Stanley, York and Elizabeth's Catholics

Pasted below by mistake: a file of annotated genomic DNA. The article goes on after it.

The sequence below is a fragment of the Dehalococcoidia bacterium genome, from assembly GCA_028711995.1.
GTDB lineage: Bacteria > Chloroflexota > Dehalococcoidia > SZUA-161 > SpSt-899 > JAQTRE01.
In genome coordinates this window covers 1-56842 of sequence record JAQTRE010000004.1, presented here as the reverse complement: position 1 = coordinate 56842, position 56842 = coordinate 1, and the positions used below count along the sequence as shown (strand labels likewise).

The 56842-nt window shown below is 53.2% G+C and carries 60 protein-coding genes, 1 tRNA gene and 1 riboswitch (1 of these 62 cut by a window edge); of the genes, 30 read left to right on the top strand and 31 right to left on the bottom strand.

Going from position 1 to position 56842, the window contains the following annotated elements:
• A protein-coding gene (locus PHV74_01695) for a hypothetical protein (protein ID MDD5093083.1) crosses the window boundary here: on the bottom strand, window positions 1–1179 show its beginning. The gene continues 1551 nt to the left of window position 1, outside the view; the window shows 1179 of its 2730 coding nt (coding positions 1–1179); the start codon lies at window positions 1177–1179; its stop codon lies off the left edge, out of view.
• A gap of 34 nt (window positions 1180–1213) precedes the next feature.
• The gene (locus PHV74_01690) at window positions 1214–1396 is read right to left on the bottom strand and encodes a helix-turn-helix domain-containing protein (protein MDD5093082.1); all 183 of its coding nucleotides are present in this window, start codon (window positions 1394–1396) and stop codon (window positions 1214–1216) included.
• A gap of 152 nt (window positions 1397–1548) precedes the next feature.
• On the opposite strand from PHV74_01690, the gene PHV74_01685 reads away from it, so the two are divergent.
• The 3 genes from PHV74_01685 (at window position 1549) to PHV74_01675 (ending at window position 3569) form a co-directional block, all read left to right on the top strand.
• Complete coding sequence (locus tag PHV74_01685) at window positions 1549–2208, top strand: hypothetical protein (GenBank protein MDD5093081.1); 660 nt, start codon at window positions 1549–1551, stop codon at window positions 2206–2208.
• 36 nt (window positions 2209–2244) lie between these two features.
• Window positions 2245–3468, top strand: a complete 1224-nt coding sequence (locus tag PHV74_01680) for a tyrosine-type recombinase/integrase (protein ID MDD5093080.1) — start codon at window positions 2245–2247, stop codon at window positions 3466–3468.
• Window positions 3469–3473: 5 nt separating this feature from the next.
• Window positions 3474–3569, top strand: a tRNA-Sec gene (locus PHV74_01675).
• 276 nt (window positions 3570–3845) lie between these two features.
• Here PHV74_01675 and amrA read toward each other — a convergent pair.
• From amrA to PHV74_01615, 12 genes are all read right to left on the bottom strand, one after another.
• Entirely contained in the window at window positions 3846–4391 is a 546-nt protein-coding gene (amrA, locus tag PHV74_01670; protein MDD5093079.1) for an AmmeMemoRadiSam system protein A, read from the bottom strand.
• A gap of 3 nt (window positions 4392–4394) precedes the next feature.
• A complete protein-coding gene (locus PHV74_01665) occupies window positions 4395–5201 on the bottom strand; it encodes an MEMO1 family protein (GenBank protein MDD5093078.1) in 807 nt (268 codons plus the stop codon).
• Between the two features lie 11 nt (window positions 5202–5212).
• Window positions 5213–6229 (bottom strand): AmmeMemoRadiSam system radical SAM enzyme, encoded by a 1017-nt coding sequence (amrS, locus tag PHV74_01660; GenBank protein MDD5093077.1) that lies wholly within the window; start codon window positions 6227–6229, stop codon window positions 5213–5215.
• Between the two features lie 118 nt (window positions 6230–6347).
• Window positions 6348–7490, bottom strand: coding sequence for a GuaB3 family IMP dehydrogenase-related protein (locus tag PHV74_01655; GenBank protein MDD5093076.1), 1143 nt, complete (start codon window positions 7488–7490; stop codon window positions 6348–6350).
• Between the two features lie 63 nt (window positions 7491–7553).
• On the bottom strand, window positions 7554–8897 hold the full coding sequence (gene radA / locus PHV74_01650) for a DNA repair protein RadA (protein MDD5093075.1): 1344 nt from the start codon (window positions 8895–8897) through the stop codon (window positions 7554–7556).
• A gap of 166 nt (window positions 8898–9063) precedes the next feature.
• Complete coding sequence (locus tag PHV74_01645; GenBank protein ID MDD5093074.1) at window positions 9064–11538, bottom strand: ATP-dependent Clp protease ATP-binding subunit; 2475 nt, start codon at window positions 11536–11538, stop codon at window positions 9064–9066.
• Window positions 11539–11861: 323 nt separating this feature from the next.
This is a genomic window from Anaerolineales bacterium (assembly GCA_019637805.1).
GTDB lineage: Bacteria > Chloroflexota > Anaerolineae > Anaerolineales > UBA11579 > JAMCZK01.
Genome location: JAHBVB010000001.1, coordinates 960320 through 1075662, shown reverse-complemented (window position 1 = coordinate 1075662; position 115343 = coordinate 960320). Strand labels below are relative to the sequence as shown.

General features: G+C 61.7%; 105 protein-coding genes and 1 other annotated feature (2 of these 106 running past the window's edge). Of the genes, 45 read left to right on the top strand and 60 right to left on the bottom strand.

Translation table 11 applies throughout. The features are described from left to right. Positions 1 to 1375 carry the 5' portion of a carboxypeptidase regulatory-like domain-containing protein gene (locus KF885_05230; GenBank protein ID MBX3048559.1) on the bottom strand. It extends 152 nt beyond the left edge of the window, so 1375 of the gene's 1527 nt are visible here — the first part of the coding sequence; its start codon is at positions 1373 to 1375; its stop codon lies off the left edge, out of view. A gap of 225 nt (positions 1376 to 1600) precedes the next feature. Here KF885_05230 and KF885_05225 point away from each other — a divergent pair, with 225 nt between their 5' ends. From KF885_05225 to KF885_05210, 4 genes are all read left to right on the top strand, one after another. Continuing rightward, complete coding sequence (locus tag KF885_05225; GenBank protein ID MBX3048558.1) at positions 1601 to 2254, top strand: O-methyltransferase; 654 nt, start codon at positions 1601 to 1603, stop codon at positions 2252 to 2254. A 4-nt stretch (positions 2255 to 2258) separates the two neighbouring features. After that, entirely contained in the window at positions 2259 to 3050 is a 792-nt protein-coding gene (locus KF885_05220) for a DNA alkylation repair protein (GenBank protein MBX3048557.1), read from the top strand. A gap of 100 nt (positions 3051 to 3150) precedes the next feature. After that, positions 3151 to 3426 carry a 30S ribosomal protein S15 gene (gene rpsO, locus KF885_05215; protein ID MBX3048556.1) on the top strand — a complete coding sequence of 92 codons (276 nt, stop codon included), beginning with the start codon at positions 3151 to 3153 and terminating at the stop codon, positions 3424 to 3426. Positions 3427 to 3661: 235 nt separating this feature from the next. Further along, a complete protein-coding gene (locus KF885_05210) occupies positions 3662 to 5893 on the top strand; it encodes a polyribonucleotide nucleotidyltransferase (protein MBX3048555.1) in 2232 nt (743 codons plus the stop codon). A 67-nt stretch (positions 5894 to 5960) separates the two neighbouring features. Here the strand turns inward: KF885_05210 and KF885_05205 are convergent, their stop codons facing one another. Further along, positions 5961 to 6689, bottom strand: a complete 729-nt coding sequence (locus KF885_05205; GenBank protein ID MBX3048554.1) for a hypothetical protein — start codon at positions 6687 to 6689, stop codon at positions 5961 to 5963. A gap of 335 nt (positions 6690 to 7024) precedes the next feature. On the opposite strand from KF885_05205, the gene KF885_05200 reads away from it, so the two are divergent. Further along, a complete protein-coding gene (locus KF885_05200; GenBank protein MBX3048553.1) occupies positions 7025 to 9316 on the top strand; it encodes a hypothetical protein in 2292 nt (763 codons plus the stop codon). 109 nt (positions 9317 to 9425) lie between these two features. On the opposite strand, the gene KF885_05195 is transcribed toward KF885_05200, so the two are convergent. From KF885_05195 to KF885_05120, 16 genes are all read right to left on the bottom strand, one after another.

The beginning of 1587 was not a cheerful time for either Elizabeth I or her council. The previous August had seen the arrest of the conspirators involved in the Babington Plot. This had led to the trial of Mary, Queen of Scots. Following a petition from parliament, sentence was passed against Mary on December 4th, but Elizabeth's unwillingness to proceed further was obvious to all. The issue dragged on through January, until her hand was forced in what amounted to a council coup during the first days of February, and the warrant for the execution was dispatched. At the same time a major debate was taking place over policy towards the Netherlands. During the previous November the Queen's captain-general, the Earl of Leicester, had returned to England to join the rest of the councillors in pressing for a decision over the Queen of Scots. At the end of January he was followed by a Dutch embassy. Their request for an increase in English financial and military assistance in turn produced a bitter dispute over the costs of the war and Leicester's expenditure in the previous year.

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